PURPOSE OF REVIEW: We review how an altered microbiome in early life impacts on immune, metabolic, and neurological development, focusing on some of the most widespread diseases related to each of these processes, namely atopic disease, obesity, and autism. RECENT FINDINGS: The early development of the microbial communities that inhabit the human body is currently challenged by factors that range from reduced exposure to microbes, antibiotic use, and poor dietary choices to widespread environmental pollution...
September 29, 2018: Current Environmental Health Reports
Corey L Kamen, Danna L Zevy, Jordan M Ward, Indra R Bishnoi, Martin Kavaliers, Klaus-Peter Ossenkopp
Autism spectrum disorder (ASD) is a neurodevelopmental disorder, characterized by cognitive and sensorimotor deficits, among others. Hypo-sensitivity and hyper-sensitivity to different stimuli within the same sensory modality, a prominent symptom of ASD, can be assessed by acoustic startle response (ASR) and prepulse inhibition (PPI). Propionic acid (PPA) is a short-chain fatty acid and a by-product of the human gut microbiome. Rodents treated with PPA has been found to produce ASD-related behavioral abnormalities, gastrointestinal discomfort, and conditioned aversions...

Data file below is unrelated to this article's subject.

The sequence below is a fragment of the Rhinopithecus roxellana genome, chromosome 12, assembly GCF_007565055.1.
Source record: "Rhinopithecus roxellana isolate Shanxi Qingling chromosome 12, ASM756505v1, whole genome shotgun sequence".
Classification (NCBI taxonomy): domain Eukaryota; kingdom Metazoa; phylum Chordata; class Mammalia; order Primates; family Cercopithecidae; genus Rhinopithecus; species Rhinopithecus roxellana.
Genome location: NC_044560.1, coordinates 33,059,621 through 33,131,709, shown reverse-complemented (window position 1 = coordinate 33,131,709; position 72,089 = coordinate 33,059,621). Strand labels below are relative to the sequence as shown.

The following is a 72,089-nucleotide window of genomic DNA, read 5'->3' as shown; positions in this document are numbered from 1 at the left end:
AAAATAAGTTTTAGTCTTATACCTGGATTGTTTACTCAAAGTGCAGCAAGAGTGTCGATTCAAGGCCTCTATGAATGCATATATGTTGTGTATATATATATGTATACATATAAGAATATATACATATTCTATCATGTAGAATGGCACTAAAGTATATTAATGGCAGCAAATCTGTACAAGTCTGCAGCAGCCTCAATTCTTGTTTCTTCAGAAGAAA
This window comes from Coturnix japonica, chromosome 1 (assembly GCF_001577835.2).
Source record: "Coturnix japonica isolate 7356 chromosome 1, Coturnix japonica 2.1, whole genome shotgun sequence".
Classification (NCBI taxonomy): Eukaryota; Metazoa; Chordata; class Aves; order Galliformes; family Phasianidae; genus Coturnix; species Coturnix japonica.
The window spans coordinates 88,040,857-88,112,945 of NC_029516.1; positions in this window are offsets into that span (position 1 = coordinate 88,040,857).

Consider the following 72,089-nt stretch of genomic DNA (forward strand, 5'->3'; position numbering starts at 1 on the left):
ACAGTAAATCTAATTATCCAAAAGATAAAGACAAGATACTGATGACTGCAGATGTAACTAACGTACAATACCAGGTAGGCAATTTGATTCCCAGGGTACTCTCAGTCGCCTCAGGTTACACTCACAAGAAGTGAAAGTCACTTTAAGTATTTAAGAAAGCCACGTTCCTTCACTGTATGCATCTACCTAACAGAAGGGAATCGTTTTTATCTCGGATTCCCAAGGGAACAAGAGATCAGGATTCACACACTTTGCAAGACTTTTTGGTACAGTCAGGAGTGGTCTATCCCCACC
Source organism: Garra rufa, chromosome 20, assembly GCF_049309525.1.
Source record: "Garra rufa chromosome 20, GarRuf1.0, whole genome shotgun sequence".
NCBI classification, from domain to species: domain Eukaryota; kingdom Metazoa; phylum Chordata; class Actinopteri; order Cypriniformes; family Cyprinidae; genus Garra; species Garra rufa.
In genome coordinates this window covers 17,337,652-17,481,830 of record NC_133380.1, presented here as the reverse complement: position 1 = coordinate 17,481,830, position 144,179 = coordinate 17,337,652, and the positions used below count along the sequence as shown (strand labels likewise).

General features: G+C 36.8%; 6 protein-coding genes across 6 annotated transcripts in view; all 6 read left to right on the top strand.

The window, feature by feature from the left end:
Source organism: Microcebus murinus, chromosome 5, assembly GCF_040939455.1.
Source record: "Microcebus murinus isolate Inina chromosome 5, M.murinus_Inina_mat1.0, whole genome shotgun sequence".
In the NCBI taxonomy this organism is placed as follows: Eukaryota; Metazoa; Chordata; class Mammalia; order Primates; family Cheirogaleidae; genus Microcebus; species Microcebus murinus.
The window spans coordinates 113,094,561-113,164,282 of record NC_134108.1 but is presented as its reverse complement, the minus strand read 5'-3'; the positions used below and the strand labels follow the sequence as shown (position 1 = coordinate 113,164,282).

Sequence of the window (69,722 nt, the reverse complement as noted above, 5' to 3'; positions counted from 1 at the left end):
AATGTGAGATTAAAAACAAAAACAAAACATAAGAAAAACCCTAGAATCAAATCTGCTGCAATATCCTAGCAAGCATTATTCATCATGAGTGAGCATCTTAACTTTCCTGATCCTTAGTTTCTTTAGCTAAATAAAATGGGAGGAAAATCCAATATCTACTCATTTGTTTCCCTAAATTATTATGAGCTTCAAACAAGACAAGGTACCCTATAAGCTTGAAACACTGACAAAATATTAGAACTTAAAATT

September 27, 2018: Neurotoxicity Research
Karina Colonetti, Luiz Fernando Roesch, Ida Vanessa Doederlein Schwartz
Research into the influence of the microbiome on the human body has been shedding new light on diseases long known to be multifactorial, such as obesity, mood disorders, autism, and inflammatory bowel disease. Although inborn errors of metabolism (IEMs) are monogenic diseases, genotype alone is not enough to explain the wide phenotypic variability observed in patients with these conditions. Genetics and diet exert a strong influence on the microbiome, and diet is used (alone or as an adjuvant) in the treatment of many IEMs...
July 2018: Genetics and Molecular Biology
Mengxiang Zhang, Wei Ma, Juan Zhang, Yi He, Juan Wang